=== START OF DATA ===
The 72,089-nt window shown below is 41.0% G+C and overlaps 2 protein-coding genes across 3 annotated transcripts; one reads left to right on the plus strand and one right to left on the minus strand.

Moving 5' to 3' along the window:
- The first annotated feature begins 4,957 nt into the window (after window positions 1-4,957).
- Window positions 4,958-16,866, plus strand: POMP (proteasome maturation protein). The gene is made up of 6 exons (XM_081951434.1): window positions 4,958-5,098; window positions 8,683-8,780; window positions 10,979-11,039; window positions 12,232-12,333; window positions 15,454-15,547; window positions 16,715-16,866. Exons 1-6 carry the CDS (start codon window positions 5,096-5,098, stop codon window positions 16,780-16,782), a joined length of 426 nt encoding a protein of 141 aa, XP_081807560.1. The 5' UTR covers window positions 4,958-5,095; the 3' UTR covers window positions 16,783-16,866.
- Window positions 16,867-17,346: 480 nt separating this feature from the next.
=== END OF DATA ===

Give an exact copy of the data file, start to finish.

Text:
The 72,089-nt window shown below is 41.0% G+C and overlaps 2 protein-coding genes across 3 annotated transcripts; one reads left to right on the plus strand and one right to left on the minus strand.

Moving 5' to 3' along the window:
- The first annotated feature begins 4,957 nt into the window (after window positions 1-4,957).
- Window positions 4,958-16,866, plus strand: POMP (proteasome maturation protein). The gene is made up of 6 exons (XM_081951434.1): window positions 4,958-5,098; window positions 8,683-8,780; window positions 10,979-11,039; window positions 12,232-12,333; window positions 15,454-15,547; window positions 16,715-16,866. Exons 1-6 carry the CDS (start codon window positions 5,096-5,098, stop codon window positions 16,780-16,782), a joined length of 426 nt encoding a protein of 141 aa, XP_081807560.1. The 5' UTR covers window positions 4,958-5,095; the 3' UTR covers window positions 16,783-16,866.
- Window positions 16,867-17,346: 480 nt separating this feature from the next.